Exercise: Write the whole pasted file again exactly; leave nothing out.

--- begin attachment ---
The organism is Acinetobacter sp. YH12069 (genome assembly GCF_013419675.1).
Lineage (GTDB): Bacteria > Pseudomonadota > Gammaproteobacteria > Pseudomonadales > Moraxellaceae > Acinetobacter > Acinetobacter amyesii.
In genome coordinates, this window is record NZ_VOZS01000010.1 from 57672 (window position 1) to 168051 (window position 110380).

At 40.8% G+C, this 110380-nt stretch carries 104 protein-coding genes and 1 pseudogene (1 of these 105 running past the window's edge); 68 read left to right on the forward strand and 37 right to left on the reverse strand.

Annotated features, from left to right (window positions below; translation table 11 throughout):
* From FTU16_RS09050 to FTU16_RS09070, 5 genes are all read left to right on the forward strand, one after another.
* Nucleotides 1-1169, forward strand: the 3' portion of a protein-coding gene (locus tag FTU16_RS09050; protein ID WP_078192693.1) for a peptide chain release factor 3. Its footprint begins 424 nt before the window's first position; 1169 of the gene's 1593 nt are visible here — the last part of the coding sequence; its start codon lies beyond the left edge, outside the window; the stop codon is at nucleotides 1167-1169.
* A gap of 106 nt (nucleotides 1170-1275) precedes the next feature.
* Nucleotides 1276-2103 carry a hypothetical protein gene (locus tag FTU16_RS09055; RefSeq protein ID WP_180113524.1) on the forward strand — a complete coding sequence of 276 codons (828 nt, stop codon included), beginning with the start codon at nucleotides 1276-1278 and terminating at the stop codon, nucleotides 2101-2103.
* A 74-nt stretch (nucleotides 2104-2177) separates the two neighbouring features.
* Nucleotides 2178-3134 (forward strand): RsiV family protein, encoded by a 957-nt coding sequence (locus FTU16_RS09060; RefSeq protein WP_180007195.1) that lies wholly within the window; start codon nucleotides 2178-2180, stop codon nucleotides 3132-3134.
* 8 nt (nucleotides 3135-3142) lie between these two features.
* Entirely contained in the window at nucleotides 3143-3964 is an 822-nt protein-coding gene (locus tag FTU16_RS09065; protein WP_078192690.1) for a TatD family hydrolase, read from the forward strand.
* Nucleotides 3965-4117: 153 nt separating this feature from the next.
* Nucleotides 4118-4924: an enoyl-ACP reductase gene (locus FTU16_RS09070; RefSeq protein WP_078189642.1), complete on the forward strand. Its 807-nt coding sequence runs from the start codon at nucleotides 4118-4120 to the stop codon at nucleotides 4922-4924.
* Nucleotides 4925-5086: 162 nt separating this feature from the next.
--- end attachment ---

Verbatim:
The organism is Acinetobacter sp. YH12069 (genome assembly GCF_013419675.1).
Lineage (GTDB): Bacteria > Pseudomonadota > Gammaproteobacteria > Pseudomonadales > Moraxellaceae > Acinetobacter > Acinetobacter amyesii.
In genome coordinates, this window is record NZ_VOZS01000010.1 from 57672 (window position 1) to 168051 (window position 110380).

At 40.8% G+C, this 110380-nt stretch carries 104 protein-coding genes and 1 pseudogene (1 of these 105 running past the window's edge); 68 read left to right on the forward strand and 37 right to left on the reverse strand.

Annotated features, from left to right (window positions below; translation table 11 throughout):
* From FTU16_RS09050 to FTU16_RS09070, 5 genes are all read left to right on the forward strand, one after another.
* Nucleotides 1-1169, forward strand: the 3' portion of a protein-coding gene (locus tag FTU16_RS09050; protein ID WP_078192693.1) for a peptide chain release factor 3. Its footprint begins 424 nt before the window's first position; 1169 of the gene's 1593 nt are visible here — the last part of the coding sequence; its start codon lies beyond the left edge, outside the window; the stop codon is at nucleotides 1167-1169.
* A gap of 106 nt (nucleotides 1170-1275) precedes the next feature.
* Nucleotides 1276-2103 carry a hypothetical protein gene (locus tag FTU16_RS09055; RefSeq protein ID WP_180113524.1) on the forward strand — a complete coding sequence of 276 codons (828 nt, stop codon included), beginning with the start codon at nucleotides 1276-1278 and terminating at the stop codon, nucleotides 2101-2103.
* A 74-nt stretch (nucleotides 2104-2177) separates the two neighbouring features.
* Nucleotides 2178-3134 (forward strand): RsiV family protein, encoded by a 957-nt coding sequence (locus FTU16_RS09060; RefSeq protein WP_180007195.1) that lies wholly within the window; start codon nucleotides 2178-2180, stop codon nucleotides 3132-3134.
* 8 nt (nucleotides 3135-3142) lie between these two features.
* Entirely contained in the window at nucleotides 3143-3964 is an 822-nt protein-coding gene (locus tag FTU16_RS09065; protein WP_078192690.1) for a TatD family hydrolase, read from the forward strand.
* Nucleotides 3965-4117: 153 nt separating this feature from the next.
* Nucleotides 4118-4924: an enoyl-ACP reductase gene (locus FTU16_RS09070; RefSeq protein WP_078189642.1), complete on the forward strand. Its 807-nt coding sequence runs from the start codon at nucleotides 4118-4120 to the stop codon at nucleotides 4922-4924.
* Nucleotides 4925-5086: 162 nt separating this feature from the next.